Tom’s Tutorials For Excel: Message Box “Carriage Return”

Tom’s Tutorials For Excel: Message Box “Carriage Return”

To start a new line in your Message Box prompt, insert a Visual Basic Carriage Return Line Feed character, coded as vbCrLf.

Example macros:

Sub MessageBoxNewLinesA()
MsgBox "This is sentence 1." & vbCrLf & "This is sentence 2." & vbCrLf & "This is sentence 3."
End Sub

You can use the underscore character for easier readability of a lengthy code line:

Sub MessageBoxNewLinesB()
MsgBox _
"This is sentence 1." & vbCrLf & _
"This is sentence 2." & vbCrLf & _
"This is sentence 3."
End Sub
Share Button
Posted in Tom's Tutorials for Excel
Tags: , , , , , , , , , , ,
2 comments on “Tom’s Tutorials For Excel: Message Box “Carriage Return”
  1. Rich says:

    For some reason the following combination DOES NOT work!!!

    Dim Value1, Value2 as Integer

    MsgBox “Line 1 = ” & Value1 & vbCrLf & “Line 2 = ” &Value2

    ***************

    The following works but requires two separate message boxes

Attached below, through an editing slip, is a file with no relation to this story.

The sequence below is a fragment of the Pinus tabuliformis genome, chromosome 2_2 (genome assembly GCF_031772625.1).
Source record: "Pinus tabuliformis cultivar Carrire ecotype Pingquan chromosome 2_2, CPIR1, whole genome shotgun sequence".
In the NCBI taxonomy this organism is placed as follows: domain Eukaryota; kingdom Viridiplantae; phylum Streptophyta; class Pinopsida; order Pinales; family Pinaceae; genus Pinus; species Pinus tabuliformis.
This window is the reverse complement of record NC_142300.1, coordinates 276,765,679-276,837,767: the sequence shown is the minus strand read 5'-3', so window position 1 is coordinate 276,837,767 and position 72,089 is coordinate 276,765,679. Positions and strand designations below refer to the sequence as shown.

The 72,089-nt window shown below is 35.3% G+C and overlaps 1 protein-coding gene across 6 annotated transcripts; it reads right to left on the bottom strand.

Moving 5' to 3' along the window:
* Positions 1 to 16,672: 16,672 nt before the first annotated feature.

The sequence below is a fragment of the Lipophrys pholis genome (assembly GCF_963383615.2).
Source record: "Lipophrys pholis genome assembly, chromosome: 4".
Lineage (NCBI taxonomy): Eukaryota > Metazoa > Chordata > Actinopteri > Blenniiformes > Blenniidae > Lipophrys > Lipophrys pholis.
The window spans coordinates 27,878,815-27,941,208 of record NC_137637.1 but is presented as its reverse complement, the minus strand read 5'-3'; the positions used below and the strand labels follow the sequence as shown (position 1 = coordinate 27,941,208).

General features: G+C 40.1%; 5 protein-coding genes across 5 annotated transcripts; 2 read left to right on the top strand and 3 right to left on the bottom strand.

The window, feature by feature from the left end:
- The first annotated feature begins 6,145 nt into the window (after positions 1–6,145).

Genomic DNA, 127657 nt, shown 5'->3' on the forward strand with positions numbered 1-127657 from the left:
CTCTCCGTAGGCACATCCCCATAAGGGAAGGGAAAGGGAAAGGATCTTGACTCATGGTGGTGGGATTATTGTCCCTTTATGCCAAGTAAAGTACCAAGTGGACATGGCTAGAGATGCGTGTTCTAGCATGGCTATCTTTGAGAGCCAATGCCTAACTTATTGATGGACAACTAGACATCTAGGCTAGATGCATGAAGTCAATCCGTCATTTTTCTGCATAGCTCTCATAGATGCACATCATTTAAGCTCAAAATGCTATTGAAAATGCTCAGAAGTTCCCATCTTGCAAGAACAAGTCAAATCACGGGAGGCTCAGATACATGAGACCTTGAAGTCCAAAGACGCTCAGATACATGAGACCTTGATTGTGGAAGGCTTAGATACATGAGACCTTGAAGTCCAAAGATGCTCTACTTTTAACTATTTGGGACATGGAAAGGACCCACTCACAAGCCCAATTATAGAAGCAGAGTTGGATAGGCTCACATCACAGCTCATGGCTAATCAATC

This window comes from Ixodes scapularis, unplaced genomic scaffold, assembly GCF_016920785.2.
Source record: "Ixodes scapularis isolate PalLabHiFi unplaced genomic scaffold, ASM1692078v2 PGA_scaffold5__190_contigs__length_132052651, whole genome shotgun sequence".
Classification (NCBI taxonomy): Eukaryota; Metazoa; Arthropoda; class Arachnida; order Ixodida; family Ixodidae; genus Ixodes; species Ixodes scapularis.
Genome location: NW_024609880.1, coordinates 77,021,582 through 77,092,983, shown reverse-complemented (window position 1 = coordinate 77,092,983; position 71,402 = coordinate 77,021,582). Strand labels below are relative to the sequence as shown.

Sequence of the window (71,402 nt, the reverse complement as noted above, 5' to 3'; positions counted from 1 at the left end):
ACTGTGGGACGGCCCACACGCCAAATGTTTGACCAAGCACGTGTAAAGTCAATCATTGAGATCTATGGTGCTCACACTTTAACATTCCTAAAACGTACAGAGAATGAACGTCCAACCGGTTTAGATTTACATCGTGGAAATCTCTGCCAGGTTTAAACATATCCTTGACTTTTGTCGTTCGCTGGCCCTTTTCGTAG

MsgBox “Line 1 = ” & Value1
    MsgBox “Line 2 = ” &Value2

    • Tom Urtis says:

      There are at least two flaws in your code. One flaw is your incorrect syntax for variable declaration:
      Dim Value1, Value2 as Integer

      In that line you posted, Value1 is declared as a Variant type because it is not defined. Value2 is declared as an Integer type because it is defined.

      You need to write it as

      Dim Value1 as Integer, Value2 as Integer
      MsgBox “Line 1 = ” & Value1 & vbCrLf & “Line 2 = ” & Value2

      Of course, as it is, all you will get is a single message box that shows:

      Line 1 = 0
      Line 2 = 0

      And that is because you do not show in your example how the Value1 and Value2 variables are defined. If you write your code like this, for example…

      Dim Value1 as Integer, Value2 as Integer
      Value1 = 5
      Value2 = 9
      MsgBox “Line 1 = ” & Value1 & vbCrLf & “Line 2 = ” & Value2

      you will get this message box result:

      Line 1 = 5
      Line 2 = 9

      Finally, instead of saying that something you tried “DOES NOT work!!”, say what result you get that explains what “DOES NOT work” means to you. Having answered Excel questions for over 20 years, I’ve seen people say that and end up explaining everything from a run time error to an electrical malfunction in their office.

Leave a Reply

Your email address will not be published. Required fields are marked *

*